FIG. 2 shows configurations of assembled battery 10 and monitoring unit 20 more in details. With reference to FIG. 2, assembled battery 10 includes M modules 11 to 1M connected in series. Each of modules 11 to 1M includes N cells connected in parallel. It should be noted that each of M and N is a natural number more than or equal to 2.

Voltage sensor 211 detects voltage VB1 of module 11. Voltage sensor 212 detects voltage VB2 of module 12. The same applies to the remaining voltage sensors 213 to 21M. Current sensor 22 detects current IB sent to and received from assembled battery 10. Temperature sensor 23 detects temperature TB of assembled battery 10. Each sensor outputs a detection result to ECU 100.

As shown in FIG. 2, each of voltage sensors 211 to 21M provided in assembled battery 10 detects voltage VBi (i=1 to M) of a corresponding module. This voltage VBi is a voltage of the M cells connected in parallel. Therefore, even when a high-temperature gas is released from one of the M cells and the voltage of the cell is decreased, the voltage decrease may not be detected due to an influence of the other normal cells connected in parallel. Therefore, for example, in assembled battery 10 having the configuration shown in FIG. 2, it is required to precisely detect release of a high-temperature gas (determine whether or not thermal runaway is exhibited) without using a voltage sensor.

To address this, in the first embodiment, the determination that thermal runaway has occurred is made in the following manner: a high-temperature gas is regarded as being released from assembled battery 10 when a temperature increase more than a reference amount is detected for a certain period by each of a plurality of (two in this example) temperature sensors provided for each module in different regions within flue gas duct 5 and when a temporal difference between periods of detection of the temperature increases by the two temperature sensors falls within a predetermined period. This is because a possibility of erroneously detecting a temperature increase (erroneously detecting release of a high-temperature gas) can be reduced by duplicating temperature sensors and employing such an condition that the temperature increases in the different regions are detected substantially simultaneously in the above-described manner.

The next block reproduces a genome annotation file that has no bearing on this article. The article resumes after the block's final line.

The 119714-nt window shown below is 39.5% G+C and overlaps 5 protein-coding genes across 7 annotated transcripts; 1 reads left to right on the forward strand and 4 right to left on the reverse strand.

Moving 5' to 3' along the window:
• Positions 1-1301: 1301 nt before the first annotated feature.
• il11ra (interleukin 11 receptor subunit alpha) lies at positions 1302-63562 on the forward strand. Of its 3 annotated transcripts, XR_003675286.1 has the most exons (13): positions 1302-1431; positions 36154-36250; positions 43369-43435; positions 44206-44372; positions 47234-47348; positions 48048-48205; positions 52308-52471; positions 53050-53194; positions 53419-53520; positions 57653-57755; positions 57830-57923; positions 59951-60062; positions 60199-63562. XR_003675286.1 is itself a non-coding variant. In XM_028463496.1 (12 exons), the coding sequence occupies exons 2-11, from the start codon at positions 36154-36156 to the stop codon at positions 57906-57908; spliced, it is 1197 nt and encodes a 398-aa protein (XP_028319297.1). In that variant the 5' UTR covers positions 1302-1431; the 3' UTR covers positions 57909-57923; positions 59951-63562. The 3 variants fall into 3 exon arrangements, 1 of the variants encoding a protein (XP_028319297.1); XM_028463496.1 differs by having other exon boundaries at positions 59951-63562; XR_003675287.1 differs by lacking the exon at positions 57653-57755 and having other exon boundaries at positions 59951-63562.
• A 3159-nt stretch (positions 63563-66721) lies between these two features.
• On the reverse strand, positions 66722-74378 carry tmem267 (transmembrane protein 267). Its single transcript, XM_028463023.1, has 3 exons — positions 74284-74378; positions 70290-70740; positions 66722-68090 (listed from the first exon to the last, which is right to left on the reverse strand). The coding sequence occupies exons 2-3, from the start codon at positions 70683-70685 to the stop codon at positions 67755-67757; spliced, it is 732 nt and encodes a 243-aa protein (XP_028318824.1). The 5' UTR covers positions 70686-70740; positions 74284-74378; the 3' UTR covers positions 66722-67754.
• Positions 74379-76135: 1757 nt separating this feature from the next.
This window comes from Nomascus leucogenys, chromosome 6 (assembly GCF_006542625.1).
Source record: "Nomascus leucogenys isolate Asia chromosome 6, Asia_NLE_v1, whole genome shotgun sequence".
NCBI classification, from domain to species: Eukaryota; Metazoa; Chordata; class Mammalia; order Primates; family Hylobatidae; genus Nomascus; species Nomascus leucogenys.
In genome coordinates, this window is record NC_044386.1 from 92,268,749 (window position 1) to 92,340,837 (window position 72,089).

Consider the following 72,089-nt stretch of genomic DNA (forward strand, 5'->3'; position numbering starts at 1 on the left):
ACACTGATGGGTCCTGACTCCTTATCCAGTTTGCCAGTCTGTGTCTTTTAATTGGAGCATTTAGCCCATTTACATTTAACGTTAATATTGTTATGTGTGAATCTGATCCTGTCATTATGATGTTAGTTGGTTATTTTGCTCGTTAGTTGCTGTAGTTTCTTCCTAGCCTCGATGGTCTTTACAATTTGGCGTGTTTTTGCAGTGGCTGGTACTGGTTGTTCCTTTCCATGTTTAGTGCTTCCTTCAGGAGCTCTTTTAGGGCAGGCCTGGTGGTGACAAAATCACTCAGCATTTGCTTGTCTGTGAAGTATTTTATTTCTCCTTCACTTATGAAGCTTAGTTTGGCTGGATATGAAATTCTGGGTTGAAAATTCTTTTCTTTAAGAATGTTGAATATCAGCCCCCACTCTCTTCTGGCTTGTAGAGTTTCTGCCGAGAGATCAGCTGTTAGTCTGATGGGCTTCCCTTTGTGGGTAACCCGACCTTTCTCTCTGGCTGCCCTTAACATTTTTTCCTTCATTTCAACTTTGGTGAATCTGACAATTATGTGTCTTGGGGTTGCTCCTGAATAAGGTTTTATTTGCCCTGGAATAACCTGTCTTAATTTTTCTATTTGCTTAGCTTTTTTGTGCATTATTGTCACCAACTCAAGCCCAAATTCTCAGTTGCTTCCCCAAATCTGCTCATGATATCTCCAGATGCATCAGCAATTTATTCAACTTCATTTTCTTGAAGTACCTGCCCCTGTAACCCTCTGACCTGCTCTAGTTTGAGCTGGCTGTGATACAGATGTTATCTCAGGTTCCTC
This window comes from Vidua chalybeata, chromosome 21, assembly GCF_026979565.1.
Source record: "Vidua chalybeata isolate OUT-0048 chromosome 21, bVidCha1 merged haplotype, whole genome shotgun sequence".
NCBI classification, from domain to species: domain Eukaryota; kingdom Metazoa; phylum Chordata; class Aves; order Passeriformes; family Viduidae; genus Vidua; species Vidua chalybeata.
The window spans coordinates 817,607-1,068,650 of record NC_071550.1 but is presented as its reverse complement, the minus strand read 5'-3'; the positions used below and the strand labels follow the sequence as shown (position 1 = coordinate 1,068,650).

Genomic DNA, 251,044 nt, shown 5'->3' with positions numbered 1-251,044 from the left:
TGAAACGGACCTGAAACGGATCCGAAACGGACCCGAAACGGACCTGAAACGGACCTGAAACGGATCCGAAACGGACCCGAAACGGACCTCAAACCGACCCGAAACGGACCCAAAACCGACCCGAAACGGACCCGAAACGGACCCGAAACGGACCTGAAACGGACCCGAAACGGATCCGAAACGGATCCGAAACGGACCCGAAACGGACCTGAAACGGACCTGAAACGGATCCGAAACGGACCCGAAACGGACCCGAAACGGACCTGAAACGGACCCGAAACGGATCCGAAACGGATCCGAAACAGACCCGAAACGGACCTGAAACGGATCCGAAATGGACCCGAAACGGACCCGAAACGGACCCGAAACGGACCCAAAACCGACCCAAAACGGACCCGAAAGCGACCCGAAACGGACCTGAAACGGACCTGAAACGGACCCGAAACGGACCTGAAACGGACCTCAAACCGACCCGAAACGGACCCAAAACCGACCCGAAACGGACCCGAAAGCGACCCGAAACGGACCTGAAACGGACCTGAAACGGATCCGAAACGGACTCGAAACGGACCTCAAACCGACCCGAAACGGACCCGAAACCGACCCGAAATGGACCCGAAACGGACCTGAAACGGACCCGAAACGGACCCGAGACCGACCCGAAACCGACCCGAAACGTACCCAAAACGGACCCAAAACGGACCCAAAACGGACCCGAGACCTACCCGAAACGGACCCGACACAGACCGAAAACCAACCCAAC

FIG. 3 is a schematic view showing exemplary configurations of flue gas duct 5 and temperature sensor assembly 6. FIG. 3 shows only three modules 11 to 13 (in other words, a configuration of assembled battery 10 when M=3 is shown).